School districts are getting creative to comply with tutoring law that's been a 'logistic nightmare'
The new law requires students who failed state exams to have at least 30 hours of tutoring outside of normal class time.
More than 2 million Texas elementary and middle-school students failed state assessments last year. In an attempt to catch them up after pandemic-related learning disruptions, the Texas Legislature passed a requirement that schools provide tutoring.
The state set aside billions of dollars of federal pandemic relief funds to implement the program. But school districts are now saying the requirement is impossible to meet.
Emily Donaldson, an education reporter for The Dallas Morning News' Education Lab, explains to Texas Standard why the tutoring requirements have been so hard to meet and what the state and schools are doing to adapt.
Listen to the full interview in the audio player above or read the highlights below:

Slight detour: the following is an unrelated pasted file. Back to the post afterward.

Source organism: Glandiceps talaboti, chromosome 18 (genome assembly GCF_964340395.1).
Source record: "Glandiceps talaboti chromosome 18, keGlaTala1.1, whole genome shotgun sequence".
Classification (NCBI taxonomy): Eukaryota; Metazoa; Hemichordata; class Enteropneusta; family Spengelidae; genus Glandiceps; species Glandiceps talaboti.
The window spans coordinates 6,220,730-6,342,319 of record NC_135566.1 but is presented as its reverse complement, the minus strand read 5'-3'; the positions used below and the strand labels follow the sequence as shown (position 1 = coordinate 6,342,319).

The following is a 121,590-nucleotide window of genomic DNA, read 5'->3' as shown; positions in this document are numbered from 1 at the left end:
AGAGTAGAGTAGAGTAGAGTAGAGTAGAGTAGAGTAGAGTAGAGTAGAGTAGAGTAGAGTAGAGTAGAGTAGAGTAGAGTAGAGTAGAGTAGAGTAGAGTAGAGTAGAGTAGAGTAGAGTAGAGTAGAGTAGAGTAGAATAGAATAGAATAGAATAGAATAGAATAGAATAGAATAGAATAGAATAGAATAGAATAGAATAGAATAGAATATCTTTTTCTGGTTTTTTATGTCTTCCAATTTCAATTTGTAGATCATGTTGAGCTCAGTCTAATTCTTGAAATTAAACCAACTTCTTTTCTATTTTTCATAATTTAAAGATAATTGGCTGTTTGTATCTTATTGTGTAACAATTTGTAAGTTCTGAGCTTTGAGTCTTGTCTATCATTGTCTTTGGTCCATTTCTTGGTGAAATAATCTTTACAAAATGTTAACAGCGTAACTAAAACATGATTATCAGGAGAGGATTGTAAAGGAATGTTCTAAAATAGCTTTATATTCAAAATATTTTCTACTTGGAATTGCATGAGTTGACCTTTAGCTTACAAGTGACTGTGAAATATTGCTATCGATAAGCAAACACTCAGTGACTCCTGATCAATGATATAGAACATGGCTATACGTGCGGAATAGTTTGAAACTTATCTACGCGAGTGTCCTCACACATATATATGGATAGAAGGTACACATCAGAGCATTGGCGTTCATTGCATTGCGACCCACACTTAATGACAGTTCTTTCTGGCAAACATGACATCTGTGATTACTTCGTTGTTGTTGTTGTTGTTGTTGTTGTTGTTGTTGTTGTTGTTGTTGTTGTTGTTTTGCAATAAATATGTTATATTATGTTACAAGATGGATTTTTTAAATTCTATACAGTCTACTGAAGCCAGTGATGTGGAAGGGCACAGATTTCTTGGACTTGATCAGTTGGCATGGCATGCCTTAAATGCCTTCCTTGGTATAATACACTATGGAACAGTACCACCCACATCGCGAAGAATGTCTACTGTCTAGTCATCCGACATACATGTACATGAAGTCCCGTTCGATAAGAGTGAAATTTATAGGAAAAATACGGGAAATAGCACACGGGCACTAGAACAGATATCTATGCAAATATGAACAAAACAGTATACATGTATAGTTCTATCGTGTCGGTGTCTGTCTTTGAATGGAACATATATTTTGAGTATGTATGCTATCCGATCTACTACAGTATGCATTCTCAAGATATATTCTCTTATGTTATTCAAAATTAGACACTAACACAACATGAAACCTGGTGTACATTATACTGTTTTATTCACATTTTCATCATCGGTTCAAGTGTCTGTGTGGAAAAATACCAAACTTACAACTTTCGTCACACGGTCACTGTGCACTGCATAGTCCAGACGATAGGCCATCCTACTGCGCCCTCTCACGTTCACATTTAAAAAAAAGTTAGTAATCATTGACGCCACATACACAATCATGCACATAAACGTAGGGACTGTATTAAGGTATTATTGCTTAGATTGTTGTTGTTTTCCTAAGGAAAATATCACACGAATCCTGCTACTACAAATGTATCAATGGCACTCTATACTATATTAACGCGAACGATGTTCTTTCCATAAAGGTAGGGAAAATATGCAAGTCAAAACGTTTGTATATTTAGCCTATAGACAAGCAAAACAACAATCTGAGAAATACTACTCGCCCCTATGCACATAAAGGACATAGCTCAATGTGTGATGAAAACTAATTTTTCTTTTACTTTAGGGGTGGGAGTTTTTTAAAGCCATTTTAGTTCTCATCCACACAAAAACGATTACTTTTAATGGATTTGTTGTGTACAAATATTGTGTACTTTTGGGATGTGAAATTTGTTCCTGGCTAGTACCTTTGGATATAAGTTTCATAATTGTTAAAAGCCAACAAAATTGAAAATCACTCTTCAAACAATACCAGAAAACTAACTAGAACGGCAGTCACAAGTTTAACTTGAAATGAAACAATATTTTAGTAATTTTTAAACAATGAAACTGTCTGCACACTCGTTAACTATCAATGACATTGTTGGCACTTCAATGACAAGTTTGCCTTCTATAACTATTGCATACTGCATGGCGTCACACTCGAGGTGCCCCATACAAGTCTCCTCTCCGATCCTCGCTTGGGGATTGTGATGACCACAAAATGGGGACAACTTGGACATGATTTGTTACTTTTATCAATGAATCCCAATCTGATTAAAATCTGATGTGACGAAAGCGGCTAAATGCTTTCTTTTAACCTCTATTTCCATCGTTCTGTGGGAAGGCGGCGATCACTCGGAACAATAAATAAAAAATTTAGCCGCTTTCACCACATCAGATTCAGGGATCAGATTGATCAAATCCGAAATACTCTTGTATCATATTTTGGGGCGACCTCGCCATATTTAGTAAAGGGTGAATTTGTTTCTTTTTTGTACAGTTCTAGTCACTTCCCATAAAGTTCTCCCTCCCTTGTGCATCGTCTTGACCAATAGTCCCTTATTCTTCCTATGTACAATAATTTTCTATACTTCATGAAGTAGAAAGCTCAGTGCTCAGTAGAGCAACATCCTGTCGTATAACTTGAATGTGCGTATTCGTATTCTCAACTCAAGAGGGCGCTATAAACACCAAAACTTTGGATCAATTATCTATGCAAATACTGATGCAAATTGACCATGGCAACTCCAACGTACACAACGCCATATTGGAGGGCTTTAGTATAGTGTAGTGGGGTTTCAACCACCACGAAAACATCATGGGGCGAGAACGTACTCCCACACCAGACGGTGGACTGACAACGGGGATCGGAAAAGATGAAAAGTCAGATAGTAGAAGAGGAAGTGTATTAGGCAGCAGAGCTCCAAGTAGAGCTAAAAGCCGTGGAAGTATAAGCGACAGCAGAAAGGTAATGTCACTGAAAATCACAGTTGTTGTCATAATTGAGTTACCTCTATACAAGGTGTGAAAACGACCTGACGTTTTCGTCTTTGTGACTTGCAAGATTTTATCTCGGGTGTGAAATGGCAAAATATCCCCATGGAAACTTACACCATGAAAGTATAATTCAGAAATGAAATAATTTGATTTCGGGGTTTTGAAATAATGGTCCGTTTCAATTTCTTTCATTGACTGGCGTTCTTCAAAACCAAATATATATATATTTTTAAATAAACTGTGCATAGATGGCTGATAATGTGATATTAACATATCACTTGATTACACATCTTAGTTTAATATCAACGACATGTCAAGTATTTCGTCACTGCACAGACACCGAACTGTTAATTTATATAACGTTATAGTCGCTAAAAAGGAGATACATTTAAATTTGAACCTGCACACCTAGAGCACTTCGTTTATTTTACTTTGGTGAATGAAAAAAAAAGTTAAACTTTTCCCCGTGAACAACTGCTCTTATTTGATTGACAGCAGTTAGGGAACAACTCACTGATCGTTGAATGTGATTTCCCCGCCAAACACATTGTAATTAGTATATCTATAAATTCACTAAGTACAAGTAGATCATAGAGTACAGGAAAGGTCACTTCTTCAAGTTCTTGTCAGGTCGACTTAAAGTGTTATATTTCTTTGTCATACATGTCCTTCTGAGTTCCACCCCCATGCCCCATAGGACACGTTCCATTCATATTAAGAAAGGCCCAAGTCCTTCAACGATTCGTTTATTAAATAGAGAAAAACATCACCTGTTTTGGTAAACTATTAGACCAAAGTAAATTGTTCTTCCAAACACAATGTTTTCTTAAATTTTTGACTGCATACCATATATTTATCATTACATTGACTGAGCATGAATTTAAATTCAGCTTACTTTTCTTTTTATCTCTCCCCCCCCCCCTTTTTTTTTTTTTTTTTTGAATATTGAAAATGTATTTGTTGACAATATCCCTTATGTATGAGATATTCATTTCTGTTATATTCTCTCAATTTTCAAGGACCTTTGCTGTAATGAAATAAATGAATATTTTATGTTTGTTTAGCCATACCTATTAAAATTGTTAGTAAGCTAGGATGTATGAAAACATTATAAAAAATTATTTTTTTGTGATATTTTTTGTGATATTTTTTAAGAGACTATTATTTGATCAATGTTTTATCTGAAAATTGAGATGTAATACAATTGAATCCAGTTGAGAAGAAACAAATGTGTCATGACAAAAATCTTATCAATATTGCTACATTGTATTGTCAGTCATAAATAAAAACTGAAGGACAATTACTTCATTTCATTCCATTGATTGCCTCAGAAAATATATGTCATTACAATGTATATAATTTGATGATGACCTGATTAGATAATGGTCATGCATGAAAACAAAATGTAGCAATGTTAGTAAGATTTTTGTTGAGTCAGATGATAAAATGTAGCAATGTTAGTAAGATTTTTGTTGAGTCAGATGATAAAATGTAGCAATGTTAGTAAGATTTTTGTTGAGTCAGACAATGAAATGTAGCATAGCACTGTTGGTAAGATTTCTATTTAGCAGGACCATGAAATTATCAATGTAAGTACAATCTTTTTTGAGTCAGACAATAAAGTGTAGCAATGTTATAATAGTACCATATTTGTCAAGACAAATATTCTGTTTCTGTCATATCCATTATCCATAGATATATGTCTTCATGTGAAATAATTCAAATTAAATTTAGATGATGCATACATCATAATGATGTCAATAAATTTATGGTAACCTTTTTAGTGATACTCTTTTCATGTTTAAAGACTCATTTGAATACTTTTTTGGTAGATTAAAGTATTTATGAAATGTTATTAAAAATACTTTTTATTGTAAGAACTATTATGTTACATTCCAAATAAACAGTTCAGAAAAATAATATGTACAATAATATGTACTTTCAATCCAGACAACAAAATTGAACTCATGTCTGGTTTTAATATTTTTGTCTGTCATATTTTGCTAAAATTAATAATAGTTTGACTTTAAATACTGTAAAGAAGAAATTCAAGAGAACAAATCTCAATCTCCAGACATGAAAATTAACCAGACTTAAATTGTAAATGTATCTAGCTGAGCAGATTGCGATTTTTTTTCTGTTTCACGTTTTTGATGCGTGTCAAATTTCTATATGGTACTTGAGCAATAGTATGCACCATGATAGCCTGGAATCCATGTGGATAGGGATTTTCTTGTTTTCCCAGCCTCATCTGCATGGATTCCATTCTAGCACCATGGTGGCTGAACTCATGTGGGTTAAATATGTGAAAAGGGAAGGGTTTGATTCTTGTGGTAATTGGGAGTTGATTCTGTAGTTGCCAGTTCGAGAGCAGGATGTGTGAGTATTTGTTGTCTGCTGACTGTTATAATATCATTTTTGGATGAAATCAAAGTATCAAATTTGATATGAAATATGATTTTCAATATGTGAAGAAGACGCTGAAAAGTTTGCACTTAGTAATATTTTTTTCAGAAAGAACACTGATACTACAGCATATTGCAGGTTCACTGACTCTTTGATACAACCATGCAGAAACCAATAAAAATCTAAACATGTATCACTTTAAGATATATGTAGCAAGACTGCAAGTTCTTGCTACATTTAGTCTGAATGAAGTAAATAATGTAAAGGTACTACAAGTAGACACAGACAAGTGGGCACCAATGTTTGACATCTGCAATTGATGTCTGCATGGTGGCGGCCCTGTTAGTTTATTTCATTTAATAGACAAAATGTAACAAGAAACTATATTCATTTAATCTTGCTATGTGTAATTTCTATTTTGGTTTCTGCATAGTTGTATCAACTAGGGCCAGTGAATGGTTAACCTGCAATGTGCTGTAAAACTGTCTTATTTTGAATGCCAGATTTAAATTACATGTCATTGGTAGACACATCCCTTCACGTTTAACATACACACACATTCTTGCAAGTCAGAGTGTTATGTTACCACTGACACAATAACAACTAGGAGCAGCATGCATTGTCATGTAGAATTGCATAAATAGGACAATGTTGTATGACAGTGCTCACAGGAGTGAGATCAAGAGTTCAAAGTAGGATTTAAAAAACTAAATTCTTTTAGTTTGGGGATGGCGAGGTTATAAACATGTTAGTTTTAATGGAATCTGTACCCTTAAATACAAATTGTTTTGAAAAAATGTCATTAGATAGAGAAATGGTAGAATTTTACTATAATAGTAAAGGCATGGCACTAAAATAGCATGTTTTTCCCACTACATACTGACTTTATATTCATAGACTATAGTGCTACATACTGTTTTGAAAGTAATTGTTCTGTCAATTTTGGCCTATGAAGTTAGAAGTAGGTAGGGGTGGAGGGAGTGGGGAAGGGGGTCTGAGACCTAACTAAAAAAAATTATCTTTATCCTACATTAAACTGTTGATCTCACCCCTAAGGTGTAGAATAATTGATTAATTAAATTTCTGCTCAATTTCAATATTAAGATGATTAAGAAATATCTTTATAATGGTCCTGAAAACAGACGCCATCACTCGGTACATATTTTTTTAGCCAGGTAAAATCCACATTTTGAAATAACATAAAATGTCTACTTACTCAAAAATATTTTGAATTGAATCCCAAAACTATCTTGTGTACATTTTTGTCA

–The law requires any student who failed one of their State of Texas Assessments of Academic Readiness, or STAAR, exam to have about 30 hours of tutoring. But Donaldson says for those who fail multiple exams, that could mean over 100 hours of tutoring in a school year.
– The law restricts tutors from taking students out of regular class time or extracurricular activities, so scheduling tutoring time has been challenging.
– Staffing shortages have also made it hard for school districts to comply with the law. Tutoring sessions are generally limited to three students at a time, so schools have limited flexibility to create larger groups based on staff availability. Donaldson says that even with the extra money flowing to schools for the tutoring program, finding staff is a challenge. That, plus the scheduling issues, has made the law a "logistic nightmare."
– School districts are getting creative in efforts to comply, including extending tutoring sessions into the summer. And the Texas Education Agency, or TEA, has even approved some tutoring programs that use artificial intelligence, or AI, to instruct students.
– The TEA is not strictly enforcing the law this year because of all of the challenges, and lawmakers will hash out adjustments to the law in the interim session, leading up to the next legislative session in 2023.
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